Op-Ed: Sport must learn from music and movies - and fast

28 Jan 2020

By: Sport Industry Group

How sport must learn from both music and movies, and fast…

Lucien Boyer is President and Co-founder of Global Sports Week Paris, whose first edition, held under the high patronage of French President Emmanuel Macron, will gather 1,000 leaders of the world sports economy at the Carrousel du Louvre from 5th-7th February 2020.

With Sport Industry Group Chairman Nick Keller speaking at the event alongside both IPC President Andrew Parsons and UNESCO Assistant Director General Ernesto Ottone, the conference is set to address sport’s most pressing issues. Here, Boyer reflects on what his past experience as Global President of Havas Sport & Entertainment and as Global CMO at Vivendi has taught him about the warnings sport must heed as it enters a new media paradigm.


We’re about to hit a major challenge – the same one already faced by our cousins in the music and movie industries, which are now finally booming again after 20 years of hard losses. There is still a chance to avoid the long and painful experiences of those sectors by learning from their past mistakes and current success, but we must act now and face the issue immediately.
 
The issue? A major discrepancy between what the new generation of sport fans wants and expects, and what the current stakeholders are offering. 

Young people today are asking: “Where is the Spotify for sport, and how can we have easy access to everything for £5 a month?” When you open this Pandora’s box, the entire global economic model of sport is also thrown into question.

Traditionally, that which has been worth a lot – live rights – is now going to be worth much less from the perspective of how the new generation is consuming sport. The Gen Z audience is not watching live, but instead is turning more and more to on-demand or edited sport pieces. Even if they do watch the match, that’s not where they see the value. It’s all about the way they can adapt and share sport content on their own platforms, sending to friends or posting to peers.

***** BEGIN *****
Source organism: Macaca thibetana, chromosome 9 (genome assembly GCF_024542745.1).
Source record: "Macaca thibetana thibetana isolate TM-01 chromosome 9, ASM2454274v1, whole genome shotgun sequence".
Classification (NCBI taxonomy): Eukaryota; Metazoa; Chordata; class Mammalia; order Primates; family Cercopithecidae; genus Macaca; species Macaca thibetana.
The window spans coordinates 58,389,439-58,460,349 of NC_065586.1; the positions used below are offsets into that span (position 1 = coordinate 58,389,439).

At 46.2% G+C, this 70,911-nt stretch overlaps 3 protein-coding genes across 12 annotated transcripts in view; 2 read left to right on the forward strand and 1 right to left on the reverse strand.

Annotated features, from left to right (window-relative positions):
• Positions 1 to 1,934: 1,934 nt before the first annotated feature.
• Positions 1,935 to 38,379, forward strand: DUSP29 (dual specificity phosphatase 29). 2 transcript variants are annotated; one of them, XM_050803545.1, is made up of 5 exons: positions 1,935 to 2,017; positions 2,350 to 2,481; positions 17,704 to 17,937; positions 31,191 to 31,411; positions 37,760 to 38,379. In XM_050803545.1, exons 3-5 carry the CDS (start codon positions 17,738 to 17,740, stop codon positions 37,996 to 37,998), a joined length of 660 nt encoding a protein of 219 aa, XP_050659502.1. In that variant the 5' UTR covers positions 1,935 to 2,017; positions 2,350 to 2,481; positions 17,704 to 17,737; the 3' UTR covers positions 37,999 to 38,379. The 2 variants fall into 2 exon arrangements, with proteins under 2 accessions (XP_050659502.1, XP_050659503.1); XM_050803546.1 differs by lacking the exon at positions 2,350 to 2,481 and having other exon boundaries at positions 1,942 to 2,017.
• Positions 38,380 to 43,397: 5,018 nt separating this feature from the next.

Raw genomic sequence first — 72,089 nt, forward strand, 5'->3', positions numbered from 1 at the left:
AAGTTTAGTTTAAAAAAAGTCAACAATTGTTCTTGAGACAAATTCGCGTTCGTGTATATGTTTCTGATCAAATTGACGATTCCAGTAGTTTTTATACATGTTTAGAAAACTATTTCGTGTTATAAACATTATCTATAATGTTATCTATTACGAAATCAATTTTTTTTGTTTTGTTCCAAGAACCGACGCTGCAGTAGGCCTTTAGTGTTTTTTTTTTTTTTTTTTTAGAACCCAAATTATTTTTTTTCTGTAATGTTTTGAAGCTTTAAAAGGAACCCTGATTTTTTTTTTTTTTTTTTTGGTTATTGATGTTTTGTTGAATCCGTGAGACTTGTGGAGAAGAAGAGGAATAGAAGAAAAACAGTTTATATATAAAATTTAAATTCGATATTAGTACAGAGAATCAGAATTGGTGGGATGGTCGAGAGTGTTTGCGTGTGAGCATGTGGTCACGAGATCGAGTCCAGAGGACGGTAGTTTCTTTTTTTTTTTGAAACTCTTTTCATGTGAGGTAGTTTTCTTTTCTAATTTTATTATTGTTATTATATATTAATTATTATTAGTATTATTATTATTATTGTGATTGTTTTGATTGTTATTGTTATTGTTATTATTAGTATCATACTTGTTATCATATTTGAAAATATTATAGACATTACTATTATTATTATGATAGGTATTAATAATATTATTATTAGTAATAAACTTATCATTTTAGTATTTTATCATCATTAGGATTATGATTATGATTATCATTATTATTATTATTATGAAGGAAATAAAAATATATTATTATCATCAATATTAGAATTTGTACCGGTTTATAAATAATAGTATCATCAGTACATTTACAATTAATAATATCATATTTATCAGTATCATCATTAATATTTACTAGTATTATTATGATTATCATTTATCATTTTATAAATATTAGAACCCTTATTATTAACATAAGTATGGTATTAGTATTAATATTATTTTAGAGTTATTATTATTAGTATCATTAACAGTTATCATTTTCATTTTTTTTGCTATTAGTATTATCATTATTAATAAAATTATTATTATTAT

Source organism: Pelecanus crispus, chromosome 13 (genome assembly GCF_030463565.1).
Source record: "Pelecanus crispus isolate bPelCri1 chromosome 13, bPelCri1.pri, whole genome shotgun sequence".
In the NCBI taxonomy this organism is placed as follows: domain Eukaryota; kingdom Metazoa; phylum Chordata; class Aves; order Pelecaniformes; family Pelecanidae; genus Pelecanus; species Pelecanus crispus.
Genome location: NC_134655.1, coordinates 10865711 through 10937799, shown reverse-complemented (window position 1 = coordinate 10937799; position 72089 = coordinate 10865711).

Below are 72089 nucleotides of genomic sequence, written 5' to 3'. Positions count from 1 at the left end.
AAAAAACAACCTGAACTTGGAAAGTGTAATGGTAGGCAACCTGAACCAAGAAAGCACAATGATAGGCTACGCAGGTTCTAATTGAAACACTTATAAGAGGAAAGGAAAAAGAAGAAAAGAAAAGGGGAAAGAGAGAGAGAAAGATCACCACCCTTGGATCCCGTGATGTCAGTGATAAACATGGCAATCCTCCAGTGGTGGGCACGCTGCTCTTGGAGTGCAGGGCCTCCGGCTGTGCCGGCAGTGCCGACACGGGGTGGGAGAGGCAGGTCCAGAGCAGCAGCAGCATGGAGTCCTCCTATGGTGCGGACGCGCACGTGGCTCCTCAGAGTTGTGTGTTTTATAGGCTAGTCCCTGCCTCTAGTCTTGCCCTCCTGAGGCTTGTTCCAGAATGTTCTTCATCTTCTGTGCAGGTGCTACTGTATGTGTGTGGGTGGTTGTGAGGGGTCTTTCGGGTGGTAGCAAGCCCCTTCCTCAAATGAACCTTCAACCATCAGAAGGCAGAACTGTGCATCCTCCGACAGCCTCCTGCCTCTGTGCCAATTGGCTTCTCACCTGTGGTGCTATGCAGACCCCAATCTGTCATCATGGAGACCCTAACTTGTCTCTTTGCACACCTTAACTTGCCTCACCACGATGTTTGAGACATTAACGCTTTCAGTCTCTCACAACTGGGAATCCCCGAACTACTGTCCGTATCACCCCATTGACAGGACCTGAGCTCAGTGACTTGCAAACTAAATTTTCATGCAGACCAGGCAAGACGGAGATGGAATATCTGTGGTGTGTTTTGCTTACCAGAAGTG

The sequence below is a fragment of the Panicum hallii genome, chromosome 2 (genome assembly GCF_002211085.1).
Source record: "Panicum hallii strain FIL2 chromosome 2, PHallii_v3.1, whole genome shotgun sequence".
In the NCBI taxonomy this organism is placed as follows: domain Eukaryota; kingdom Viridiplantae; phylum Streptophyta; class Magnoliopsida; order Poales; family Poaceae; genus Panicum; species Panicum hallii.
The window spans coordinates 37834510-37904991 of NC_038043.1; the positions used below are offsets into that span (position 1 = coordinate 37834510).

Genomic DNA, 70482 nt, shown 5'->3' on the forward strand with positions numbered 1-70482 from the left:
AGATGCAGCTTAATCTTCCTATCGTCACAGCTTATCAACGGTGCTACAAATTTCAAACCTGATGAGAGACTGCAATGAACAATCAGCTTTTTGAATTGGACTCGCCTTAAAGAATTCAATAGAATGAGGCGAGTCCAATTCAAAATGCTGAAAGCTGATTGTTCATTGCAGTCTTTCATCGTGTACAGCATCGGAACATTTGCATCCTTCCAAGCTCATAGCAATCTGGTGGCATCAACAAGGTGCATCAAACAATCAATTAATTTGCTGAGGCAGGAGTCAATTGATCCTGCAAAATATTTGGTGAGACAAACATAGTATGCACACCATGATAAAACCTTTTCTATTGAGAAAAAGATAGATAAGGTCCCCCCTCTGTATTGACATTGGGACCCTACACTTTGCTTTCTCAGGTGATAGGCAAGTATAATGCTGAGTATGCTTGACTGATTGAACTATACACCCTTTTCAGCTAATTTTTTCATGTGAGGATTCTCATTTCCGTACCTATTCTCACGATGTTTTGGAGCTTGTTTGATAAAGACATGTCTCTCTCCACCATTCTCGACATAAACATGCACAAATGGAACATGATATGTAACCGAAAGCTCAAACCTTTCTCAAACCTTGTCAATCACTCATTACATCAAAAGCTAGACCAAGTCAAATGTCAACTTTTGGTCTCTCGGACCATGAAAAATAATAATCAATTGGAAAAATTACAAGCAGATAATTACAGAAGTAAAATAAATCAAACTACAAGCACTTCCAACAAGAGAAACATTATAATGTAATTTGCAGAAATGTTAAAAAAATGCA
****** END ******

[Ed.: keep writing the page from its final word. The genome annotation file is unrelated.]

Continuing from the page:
This means that non-rightsholders, such as Facebook, are getting what’s most valuable for free, a situation which is increasingly untenable and will eventually give way to widespread changes.

Consider, for example, that TV broadcast rights underpin around 70% of IOC revenues. That is 70% of the IOC’s revenue that is set to be completely challenged by the new generation. We are at the point of change or be changed. 

To maintain growth, the sale of broadcast rights must be completely restructured to embrace a more complex future. The days of issuing a single tender every two years are gone.

The big learning from the music industry is that those who cling to old models risk becoming obsolete. It’s a lesson worth heeding. Sport is getting closer and closer to the entertainment world, where what matters is the management of intellectual property building a universe around your core IP. Take the example of Mickey Mouse. The rights owner, Disney, would not dream of allowing media such as TF1 or the BBC to create their own Mickey Mouse cartoons.

And yet, when we look across at sport, this is effectively what happens – or what has been happening until now.

To future-proof their properties, sports rightsholders need to act quickly to integrate in-house content factories – to protect and cultivate their own IP, supplementing production of their own live action with 360-degree storytelling. We simply can’t afford to keep letting media owners tell their own stories around our products, it is ultimately fragmenting and weakening the strength of our IP.

Rightsholders should also be aware of a power shift coming from the side of the athletes, who are now becoming their own IP, with the power to become their own media and marketing powerhouses. 

Again, the entertainment world can provide a window to the future here. In Hollywood, the major production houses have had to recognise that their talents are not just employees or people you pay a fee. Today, screen stars are co-producers on projects, shifting the role of the major houses towards simply distributing films.

In my view, that is also likely to be the future of the sports federation – a form of partnership model with the athletes. Article 40-style regulations will not hold back a growing athlete movement for change.

This powerful warning is why we are putting Gen Z at the centre of Global Sports Week – a place for leaders of sport to connect with those driving broader trends. 

It’s time for the industry to look outwards, listen and make connections across the lines. It’s time to change or be changed.